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Driveways And Drainage: What Are My Options?By admin
Thursday, 12 September 2019
When you consider having a new driveway built, you will think about how it will look, where to place it, what materials you will use and of course, how much it will cost. But does drainage ever come into your thoughts?
This hidden aspect of building a driveway is probably one of the most important and if it is not done correctly, you could end up with a driveway that damages the environment or your home and will last a fraction of the time that it should.
Drainage and driveways go hand in hand – so it makes sense to understand your options when it comes to getting great drainage and a great driveway.
Driveways And Drainage: The Latest Legislation
In 2008, the government brought in new measures to regulate the number of front gardens that were being paved over to provide off-road parking.
While individually, these spaces were causing little harm, the sheer numbers of gardens that were being lost was starting to cause an environmental issue.
There are now rules in place to ensure that your new driveway is built with suitable drainage. You will need to apply for Planning Permission if your driveway is not made from a water permeable material, such as gravel, some types of concrete, or asphalt.
You can also provide for the water to run into a permeable area – such as a lawn, a gravelled area or a drain.
If you can’t do this and you have chosen a non-permeable material such as concrete or paving stones, and your driveway is larger than 5 metres squared, you will need to apply for planning permission.
Standing water on your driveway will make it dirty and dangerous. This water can freeze making the area slippery and it will encourage moss to grow, adding to the chance of slipping
Why Is Drainage So Important? 6 Key Points To Ponder
● Due to climate change, the UK is seeing many more heavy weather events, with high rainfall especially common. This has led to flooding in urban areas which is made worse by front gardens that have been paved over. The local drains cannot cope with all of the water that is washing off the driveways, rather than soaking into them.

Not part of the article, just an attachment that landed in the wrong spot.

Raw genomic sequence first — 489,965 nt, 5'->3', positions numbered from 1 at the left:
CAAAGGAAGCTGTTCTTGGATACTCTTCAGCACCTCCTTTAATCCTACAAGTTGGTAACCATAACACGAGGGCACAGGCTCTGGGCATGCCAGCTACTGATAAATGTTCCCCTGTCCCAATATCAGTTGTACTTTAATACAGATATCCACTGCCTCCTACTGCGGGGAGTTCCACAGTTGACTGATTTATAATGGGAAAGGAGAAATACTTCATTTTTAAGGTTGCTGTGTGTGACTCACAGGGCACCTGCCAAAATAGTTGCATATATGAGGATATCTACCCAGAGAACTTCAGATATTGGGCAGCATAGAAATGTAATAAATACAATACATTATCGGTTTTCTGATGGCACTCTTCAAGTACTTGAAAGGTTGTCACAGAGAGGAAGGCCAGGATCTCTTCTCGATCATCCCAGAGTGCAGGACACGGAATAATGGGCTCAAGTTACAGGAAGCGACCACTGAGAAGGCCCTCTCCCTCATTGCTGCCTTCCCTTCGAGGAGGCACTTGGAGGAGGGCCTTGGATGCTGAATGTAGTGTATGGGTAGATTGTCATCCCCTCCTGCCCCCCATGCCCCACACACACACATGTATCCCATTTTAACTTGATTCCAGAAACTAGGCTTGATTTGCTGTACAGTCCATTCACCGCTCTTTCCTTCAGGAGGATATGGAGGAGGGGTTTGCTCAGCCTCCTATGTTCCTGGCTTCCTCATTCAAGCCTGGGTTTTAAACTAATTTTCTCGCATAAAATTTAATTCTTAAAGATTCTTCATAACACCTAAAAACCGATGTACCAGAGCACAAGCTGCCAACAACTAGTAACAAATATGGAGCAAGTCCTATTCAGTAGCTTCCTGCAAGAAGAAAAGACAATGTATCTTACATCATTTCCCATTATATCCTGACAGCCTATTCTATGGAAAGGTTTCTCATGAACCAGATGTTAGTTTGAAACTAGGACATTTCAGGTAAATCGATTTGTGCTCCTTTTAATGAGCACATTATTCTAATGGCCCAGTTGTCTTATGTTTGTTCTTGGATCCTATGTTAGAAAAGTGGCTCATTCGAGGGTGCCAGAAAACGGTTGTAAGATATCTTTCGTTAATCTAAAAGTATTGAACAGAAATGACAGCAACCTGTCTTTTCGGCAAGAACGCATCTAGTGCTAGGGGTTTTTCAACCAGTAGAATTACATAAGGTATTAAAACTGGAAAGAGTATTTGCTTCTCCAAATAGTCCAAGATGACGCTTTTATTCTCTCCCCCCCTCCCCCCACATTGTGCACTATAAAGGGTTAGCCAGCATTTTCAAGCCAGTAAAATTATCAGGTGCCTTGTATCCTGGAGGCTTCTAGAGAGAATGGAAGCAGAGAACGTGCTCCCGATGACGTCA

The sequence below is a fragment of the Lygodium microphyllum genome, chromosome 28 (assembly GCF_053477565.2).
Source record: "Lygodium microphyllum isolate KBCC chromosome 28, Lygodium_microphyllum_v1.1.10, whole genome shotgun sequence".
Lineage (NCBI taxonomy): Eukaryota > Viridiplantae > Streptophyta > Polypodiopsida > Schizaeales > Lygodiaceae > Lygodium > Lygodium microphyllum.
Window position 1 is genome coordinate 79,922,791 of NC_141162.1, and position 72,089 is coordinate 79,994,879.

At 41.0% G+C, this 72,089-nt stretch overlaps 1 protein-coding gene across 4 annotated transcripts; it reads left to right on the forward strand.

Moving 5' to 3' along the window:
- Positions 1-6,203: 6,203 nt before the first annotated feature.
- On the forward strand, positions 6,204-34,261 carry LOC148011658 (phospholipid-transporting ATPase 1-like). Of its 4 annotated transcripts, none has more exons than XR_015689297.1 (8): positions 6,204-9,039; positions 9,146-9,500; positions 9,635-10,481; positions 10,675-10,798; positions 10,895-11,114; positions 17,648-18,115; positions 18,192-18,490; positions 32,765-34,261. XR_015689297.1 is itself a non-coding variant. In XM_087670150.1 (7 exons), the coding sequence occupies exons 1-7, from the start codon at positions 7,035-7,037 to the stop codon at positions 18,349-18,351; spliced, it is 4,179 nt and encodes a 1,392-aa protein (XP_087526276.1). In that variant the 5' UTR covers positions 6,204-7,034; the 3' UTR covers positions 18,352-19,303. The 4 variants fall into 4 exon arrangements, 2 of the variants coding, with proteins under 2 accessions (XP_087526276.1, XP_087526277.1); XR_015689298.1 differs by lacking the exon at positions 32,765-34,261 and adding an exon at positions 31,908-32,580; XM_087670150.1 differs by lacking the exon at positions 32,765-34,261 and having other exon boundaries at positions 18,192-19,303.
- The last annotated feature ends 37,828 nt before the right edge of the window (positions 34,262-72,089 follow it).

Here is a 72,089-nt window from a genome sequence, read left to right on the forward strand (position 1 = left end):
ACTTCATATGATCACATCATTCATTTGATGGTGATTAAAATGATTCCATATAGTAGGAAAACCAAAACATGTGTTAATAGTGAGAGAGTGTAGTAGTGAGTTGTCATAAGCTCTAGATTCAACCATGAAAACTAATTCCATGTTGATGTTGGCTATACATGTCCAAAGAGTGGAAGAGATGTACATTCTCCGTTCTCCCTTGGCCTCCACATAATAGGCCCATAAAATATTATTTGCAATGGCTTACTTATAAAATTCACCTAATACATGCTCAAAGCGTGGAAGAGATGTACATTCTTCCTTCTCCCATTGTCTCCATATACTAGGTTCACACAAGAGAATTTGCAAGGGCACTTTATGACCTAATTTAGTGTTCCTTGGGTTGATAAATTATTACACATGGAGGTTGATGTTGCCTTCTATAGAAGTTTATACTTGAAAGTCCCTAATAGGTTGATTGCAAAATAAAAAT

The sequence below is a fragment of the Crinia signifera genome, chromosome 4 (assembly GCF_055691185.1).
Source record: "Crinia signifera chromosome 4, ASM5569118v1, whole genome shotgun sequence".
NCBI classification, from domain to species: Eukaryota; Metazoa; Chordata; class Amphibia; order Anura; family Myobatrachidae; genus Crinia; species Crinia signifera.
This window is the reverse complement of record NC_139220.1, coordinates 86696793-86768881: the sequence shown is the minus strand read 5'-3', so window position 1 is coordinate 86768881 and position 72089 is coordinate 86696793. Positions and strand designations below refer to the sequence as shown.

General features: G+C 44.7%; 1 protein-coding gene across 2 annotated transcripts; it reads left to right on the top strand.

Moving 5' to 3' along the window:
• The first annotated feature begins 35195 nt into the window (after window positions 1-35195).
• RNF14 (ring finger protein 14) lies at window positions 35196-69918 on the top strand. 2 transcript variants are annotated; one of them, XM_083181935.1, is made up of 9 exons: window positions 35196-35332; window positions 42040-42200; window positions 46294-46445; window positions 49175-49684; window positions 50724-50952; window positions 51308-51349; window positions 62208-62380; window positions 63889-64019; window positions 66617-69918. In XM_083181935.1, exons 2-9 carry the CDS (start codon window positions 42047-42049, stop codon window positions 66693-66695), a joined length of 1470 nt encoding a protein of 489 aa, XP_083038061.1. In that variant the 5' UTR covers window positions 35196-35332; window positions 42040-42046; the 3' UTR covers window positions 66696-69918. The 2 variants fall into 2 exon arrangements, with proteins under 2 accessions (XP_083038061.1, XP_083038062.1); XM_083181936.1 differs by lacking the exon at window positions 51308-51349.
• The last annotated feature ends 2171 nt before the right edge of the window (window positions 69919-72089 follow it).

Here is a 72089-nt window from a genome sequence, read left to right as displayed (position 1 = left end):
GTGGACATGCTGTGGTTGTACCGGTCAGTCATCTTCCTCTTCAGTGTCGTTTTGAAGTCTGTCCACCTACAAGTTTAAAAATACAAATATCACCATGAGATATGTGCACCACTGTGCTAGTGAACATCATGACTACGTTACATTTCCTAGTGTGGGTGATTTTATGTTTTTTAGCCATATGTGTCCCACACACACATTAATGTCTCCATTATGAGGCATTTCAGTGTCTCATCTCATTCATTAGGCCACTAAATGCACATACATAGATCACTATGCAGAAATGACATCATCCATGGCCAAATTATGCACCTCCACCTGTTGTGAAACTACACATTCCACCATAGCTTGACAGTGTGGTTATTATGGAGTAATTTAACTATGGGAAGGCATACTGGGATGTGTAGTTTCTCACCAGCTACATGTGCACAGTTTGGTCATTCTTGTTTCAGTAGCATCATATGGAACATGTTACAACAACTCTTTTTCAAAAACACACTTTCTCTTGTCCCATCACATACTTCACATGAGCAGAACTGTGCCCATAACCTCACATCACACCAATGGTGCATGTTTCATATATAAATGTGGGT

● Driveways without drainage can also cause the local sewers to become polluted. Dirt and oil from the driveway can be washed into the sewer causing environmental issues.
● Water that soaks into the ground will reach natural underground aquifers, feed plants, provide a cool atmosphere for wildlife and provide a natural habitat for animals that nourish the earth such as worms. No water in the ground can lead to devastation of natural species.
● Standing water on your driveway will make it dirty and dangerous. This water can freeze making the area slippery and it will encourage moss to grow, adding to the chance of slipping.
● Water than sits on the surface of your driveway will make its way into cracks and small imperfections in the driveway surface. This can then freeze and expand, causing these cracks to become worse and leading to your driveway needing replacement or repair. This can be an expensive and time consuming job.
● Water that flows towards your home can also lead to damp issues inside your house. This water (if it has nowhere to go) can sit in puddles next to the exterior walls of your house and will eventually cause damp and mould on the interior walls and floors.
A popular way to use material to prevent water is to use different materials in different areas, such as a lawn, gravel and paving used as a combination to give all the drainage required and an attractive look
Drainage For Driveways: What Are My Options?
Option No.1: Permeable Surfaces:
The most common and effective way to ensure that your driveway has the drainage it needs is to choose a driveway material that is porous. These include some types of concrete, asphalt, gravel and resin bound materials.
The latter offers one of the best options as it is a stronger material, will last for upwards of 30 years and provides an attractive option for your driveway.